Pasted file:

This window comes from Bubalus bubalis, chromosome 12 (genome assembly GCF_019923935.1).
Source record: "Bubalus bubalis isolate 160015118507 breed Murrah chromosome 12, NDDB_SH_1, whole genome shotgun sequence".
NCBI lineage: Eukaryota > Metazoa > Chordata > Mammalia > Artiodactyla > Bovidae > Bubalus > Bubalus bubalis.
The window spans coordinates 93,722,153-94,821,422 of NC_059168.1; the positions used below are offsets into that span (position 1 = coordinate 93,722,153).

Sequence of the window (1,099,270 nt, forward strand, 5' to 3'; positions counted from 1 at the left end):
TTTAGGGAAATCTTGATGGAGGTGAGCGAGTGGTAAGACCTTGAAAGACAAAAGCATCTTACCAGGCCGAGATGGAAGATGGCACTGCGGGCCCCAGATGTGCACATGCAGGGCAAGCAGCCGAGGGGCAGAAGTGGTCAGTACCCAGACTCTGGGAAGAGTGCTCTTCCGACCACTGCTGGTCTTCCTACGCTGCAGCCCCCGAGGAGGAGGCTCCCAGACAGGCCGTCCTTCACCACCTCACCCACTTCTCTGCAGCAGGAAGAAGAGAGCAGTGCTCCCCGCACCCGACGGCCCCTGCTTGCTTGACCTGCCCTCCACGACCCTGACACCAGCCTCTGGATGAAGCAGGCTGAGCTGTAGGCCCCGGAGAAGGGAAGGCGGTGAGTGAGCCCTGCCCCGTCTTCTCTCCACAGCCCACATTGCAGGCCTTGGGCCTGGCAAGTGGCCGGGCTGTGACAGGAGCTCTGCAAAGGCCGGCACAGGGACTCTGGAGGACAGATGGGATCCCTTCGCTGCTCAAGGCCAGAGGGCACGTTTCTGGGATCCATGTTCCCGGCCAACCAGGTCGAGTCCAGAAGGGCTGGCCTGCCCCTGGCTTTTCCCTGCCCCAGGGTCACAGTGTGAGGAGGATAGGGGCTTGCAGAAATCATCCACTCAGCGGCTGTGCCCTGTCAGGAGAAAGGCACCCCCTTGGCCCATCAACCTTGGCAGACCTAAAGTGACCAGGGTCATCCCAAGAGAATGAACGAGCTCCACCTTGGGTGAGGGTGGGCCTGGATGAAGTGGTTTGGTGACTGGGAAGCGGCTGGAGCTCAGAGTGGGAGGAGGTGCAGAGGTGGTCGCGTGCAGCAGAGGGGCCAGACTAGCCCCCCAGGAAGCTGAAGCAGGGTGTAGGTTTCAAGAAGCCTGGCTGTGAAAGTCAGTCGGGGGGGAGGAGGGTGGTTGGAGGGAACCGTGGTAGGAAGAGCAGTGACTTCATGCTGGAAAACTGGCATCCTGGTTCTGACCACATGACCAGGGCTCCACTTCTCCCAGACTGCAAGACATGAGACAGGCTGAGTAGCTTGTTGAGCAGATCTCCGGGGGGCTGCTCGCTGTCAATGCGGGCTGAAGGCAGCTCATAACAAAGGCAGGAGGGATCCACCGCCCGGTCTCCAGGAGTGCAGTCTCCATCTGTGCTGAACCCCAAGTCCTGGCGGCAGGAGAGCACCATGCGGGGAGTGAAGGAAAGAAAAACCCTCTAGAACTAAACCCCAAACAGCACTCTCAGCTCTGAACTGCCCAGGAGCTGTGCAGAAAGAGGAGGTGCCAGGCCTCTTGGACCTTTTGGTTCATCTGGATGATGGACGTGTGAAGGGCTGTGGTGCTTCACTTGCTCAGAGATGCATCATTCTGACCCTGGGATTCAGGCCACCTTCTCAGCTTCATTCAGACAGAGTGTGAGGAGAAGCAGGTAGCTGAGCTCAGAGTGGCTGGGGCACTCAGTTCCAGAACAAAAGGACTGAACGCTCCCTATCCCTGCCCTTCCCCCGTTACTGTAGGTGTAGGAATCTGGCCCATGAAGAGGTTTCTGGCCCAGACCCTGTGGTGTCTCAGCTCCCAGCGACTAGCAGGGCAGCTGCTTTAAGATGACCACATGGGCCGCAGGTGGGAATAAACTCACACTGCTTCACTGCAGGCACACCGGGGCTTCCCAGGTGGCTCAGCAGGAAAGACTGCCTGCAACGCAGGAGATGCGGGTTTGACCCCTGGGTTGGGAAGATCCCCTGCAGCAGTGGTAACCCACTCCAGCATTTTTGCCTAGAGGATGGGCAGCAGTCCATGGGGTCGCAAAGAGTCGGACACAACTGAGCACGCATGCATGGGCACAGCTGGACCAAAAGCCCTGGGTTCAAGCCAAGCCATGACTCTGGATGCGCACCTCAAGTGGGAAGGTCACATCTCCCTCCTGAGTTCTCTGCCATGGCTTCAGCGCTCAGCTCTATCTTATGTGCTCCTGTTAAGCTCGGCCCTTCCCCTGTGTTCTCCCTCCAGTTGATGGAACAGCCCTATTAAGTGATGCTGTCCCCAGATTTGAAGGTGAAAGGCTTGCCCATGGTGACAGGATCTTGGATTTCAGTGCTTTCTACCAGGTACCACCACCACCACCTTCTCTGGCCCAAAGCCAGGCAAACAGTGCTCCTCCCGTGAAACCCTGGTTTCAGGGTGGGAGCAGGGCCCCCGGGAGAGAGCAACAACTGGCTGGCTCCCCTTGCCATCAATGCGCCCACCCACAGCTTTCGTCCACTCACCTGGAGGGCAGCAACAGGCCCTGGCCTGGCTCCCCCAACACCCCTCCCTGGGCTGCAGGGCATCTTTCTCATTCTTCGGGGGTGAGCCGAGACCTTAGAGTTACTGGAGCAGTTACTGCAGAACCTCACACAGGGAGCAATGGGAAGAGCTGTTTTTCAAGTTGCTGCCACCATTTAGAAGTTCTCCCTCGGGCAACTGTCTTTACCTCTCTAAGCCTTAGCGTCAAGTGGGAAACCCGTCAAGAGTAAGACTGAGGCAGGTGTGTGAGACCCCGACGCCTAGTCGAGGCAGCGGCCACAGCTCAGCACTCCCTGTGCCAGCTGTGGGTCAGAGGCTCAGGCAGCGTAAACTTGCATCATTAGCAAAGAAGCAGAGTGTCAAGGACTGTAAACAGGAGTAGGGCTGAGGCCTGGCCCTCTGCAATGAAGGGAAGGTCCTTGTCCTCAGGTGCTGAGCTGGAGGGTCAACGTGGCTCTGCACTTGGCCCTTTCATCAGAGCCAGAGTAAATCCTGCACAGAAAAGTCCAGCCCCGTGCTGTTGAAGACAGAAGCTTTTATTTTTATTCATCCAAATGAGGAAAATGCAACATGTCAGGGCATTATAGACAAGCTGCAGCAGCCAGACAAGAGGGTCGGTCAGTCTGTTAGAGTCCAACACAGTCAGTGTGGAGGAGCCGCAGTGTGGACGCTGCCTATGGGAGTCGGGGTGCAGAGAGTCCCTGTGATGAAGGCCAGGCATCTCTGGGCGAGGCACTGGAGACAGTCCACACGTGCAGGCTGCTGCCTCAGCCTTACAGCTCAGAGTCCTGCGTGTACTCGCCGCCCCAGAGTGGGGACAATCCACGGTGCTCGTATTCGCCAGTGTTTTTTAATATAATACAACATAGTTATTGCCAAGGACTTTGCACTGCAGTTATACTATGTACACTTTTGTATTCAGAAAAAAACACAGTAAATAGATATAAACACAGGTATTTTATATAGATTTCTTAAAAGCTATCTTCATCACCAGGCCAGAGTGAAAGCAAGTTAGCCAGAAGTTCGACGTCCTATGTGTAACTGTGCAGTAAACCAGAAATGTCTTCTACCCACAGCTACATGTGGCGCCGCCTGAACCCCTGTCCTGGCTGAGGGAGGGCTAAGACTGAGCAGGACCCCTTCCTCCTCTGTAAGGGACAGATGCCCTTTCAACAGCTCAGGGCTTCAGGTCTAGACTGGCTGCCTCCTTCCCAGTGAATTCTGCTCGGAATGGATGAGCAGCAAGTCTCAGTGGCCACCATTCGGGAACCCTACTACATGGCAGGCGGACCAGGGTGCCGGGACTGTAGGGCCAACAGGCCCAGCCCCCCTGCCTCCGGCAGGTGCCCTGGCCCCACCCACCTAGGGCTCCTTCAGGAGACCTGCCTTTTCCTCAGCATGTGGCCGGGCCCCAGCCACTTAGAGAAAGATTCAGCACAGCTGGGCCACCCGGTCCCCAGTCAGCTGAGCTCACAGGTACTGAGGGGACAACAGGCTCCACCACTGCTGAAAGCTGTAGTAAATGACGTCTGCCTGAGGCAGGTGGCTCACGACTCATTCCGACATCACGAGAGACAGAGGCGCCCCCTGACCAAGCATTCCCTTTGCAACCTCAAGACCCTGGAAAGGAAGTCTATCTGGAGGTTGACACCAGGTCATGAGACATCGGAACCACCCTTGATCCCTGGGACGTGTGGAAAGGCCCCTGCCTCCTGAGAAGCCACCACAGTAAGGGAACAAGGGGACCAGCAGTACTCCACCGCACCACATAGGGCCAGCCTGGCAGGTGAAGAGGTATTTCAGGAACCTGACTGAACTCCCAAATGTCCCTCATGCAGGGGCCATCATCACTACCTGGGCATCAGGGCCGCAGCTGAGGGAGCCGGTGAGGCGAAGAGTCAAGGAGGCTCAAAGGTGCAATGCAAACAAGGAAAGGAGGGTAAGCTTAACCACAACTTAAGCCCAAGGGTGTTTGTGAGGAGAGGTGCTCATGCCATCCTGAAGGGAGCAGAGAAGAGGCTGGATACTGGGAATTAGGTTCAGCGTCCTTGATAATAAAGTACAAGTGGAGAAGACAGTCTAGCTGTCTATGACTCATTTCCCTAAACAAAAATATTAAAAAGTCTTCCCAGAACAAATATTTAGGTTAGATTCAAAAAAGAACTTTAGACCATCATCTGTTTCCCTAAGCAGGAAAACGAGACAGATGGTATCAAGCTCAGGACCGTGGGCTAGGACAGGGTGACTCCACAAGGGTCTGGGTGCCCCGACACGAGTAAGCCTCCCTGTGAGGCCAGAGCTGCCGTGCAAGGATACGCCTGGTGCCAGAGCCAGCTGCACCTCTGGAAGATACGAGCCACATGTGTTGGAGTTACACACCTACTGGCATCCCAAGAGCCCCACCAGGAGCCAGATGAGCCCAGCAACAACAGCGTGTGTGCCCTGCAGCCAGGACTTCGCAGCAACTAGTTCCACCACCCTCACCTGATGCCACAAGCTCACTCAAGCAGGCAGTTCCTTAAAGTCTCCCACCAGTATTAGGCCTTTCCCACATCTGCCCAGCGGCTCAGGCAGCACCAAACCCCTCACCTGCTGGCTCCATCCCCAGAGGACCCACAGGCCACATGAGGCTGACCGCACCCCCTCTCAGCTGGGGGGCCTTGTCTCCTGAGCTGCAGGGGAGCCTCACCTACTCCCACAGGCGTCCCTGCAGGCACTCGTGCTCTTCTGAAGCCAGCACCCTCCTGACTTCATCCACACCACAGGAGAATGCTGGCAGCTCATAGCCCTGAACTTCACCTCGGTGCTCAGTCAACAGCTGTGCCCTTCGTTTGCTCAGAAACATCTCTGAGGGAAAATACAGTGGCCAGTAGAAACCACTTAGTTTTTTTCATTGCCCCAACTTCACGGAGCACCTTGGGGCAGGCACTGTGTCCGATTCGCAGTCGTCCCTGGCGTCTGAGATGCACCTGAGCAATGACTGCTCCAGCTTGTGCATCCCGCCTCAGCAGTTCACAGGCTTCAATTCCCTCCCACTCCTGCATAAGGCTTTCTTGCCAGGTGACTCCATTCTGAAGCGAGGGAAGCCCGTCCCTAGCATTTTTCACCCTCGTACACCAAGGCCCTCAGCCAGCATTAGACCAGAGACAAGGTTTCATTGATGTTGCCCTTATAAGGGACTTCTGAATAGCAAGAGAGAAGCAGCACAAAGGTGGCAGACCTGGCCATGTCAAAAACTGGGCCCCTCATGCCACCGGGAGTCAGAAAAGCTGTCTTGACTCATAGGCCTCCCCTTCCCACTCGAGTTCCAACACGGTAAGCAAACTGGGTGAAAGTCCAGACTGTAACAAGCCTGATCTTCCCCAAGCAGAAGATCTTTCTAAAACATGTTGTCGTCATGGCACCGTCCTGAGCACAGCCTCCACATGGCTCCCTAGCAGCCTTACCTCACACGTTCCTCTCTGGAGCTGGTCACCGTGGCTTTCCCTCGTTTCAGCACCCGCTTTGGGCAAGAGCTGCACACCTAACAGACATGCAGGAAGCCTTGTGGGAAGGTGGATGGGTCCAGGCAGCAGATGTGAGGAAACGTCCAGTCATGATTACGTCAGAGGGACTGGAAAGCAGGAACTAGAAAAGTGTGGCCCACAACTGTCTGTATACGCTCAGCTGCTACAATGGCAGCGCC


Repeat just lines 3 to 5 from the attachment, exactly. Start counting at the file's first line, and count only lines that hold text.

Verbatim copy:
NCBI lineage: Eukaryota > Metazoa > Chordata > Mammalia > Artiodactyla > Bovidae > Bubalus > Bubalus bubalis.
The window spans coordinates 93,722,153-94,821,422 of NC_059168.1; the positions used below are offsets into that span (position 1 = coordinate 93,722,153).

Sequence of the window (1,099,270 nt, forward strand, 5' to 3'; positions counted from 1 at the left end):